Fireworks: harmless fun, or compounded misery for animals in zoos?

Born Free urges everyone to consider the wellbeing of animals this firework and bonfire season.

A montage of photographs showing fireworks and animals in captivity

Whilst many of us are aware of how our pets and animal companions can suffer as a result of fireworks, the welfare of animals in zoos and other captive facilities is often overlooked as hundreds of spectators gather at organised events on site or nearby.   

The negative impact that fireworks can have on animals is a long-standing issue that has been highlighted for many years by Born Free and other animal welfare organisations such as the RSPCA, who issue guidance on how to protect our pets. Born Free is extremely concerned about the impact of firework displays on animals held in zoos – captive animals have no way of escaping or distancing themselves from stressful situations.

Whilst we can try to offer some comfort at home to our pet dogs and cats, imagine being a wild animal held in a cage. There’s no hugging a scared and confused lion, who is already trying to cope with living in completely unnatural conditions in a zoo. Animals can do without the added stress of firework displays, particularly at a time when they would normally be getting some peace and quiet at the end of the day, away from zoo visitors.

Wild species have evolved to live and thrive in specific wild habitats, with many having developed unique physical and behavioural adaptions and heightened senses, such as fine-tuned hearing, precision eyesight, and a super sense of smell. These adaptations help them to survive and thrive in the wild but can make them particularly vulnerable to the noise and flashing lights caused by fireworks.
Sadly, there have been reported incidences of terrified captive animals injuring themselves or even dying after flying or running into their enclosure fencing after being startled by fireworks.

Some zoos market their displays as featuring ‘bang-less’ or ‘low noise’ fireworks. However, as acknowledged by the companies that sell them, many still make noises as they explode in the sky. Even if the noise isn’t as loud as that made by standard fireworks, it can still be enough to startle and scare animals, as we reported last year in relation to a display at South Lakes Safari Zoo in Cumbria.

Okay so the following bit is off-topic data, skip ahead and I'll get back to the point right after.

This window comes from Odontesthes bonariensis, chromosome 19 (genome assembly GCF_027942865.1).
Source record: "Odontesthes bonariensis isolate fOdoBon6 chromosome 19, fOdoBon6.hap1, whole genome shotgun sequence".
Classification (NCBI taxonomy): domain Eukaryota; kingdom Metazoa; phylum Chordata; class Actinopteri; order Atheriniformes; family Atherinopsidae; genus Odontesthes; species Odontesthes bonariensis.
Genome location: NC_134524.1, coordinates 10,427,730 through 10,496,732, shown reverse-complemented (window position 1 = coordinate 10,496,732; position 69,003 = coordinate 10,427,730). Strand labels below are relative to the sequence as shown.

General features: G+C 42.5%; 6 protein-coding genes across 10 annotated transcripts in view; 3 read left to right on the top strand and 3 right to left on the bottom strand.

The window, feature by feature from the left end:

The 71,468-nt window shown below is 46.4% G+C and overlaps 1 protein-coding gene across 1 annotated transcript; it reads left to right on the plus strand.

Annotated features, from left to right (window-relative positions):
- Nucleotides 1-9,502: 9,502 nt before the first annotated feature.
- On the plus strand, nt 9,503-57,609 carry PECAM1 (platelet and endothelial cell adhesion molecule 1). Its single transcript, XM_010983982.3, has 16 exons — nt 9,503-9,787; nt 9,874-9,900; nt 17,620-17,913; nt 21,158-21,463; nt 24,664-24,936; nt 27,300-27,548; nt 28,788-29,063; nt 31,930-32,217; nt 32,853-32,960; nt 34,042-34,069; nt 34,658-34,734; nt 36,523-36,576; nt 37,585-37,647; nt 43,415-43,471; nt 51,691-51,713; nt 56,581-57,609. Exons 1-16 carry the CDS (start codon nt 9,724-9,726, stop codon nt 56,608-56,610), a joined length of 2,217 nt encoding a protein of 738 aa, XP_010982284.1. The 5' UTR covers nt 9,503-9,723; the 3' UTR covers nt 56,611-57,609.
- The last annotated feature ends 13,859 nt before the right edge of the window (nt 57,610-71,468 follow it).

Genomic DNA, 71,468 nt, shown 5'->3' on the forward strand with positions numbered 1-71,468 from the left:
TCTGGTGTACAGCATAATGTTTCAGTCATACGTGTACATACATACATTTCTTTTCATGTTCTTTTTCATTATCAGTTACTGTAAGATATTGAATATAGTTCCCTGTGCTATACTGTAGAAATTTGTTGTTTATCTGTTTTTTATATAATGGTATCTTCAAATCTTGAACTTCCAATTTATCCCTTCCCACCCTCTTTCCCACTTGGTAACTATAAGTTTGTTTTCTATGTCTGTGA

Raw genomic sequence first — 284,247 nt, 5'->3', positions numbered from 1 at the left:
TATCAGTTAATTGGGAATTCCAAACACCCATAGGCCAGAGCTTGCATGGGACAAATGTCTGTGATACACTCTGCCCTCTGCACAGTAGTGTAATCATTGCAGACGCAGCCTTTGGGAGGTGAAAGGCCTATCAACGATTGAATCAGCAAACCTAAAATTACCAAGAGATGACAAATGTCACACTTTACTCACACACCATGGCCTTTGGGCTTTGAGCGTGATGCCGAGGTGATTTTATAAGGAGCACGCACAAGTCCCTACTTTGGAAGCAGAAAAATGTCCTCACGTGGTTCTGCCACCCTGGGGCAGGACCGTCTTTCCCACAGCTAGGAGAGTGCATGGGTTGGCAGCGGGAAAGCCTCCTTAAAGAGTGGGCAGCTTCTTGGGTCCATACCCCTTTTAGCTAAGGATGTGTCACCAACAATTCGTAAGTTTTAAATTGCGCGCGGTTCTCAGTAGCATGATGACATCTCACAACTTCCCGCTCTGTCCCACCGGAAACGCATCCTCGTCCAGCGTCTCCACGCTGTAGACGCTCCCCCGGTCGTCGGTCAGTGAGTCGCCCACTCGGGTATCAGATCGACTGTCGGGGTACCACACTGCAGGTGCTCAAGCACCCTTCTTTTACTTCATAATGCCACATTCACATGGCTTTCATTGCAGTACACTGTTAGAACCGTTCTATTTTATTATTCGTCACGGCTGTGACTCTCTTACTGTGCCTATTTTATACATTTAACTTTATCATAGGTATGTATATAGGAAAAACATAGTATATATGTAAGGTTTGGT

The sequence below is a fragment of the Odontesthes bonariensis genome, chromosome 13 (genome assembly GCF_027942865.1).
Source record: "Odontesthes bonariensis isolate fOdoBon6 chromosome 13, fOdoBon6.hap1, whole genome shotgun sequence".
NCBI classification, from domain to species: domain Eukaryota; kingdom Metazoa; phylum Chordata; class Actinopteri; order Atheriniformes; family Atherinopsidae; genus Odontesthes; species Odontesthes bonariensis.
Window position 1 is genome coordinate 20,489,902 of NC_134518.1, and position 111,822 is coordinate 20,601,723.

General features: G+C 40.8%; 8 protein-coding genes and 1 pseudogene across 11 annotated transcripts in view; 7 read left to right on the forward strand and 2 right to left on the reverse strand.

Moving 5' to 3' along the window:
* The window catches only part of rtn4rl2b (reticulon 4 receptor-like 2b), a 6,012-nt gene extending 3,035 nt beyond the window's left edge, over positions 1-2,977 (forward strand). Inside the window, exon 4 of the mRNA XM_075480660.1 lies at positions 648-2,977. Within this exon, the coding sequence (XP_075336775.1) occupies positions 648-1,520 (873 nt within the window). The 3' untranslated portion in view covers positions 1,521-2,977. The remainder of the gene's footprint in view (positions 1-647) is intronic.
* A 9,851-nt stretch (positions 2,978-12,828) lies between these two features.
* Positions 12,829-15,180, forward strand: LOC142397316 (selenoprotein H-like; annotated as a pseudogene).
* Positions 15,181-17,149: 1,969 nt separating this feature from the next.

The visual aspects of fireworks and flashes of multi-coloured lights can also still be extremely stressful for animals regardless of how loud the bangs may be. Whilst we appreciate that some audiences, as well as animals, may benefit from quieter firework displays compared to regular fireworks, we believe that any such display should not be held at a zoo as the use of any type of firework is incompatible with the welfare of their animals.

Some zoos that are planning to hold firework displays in their grounds this year have recently introduced new animals to their collections, such as Jimmy’s Farm in Suffolk. The zoo recently introduced a polar bear and several wolves, which they claim have been rescued from other zoos, so to subject them to the potential distress of a firework display, even if it is ‘low bang’, is just plain irresponsible. Born Free has spoken directly with Jimmy’s Farm and urged them to reconsider this event.

Born Free calls on all zoos to cancel any plans to hold firework displays in their grounds, and to ensure that they prioritise the welfare of their animals over short-term financial profit.

Please don’t support the suffering of wild animals in captivity by attending firework events at zoos. If you see such events being advertised at zoos and other captive animal facilities, please express your concerns to the organisers and urge them to reconsider.

If you visit a captive facility or attend an event which gives you cause for concern for the welfare of the animals, please report it via our Raise the Red Flag platform, which also provides guidance on what you can do to help.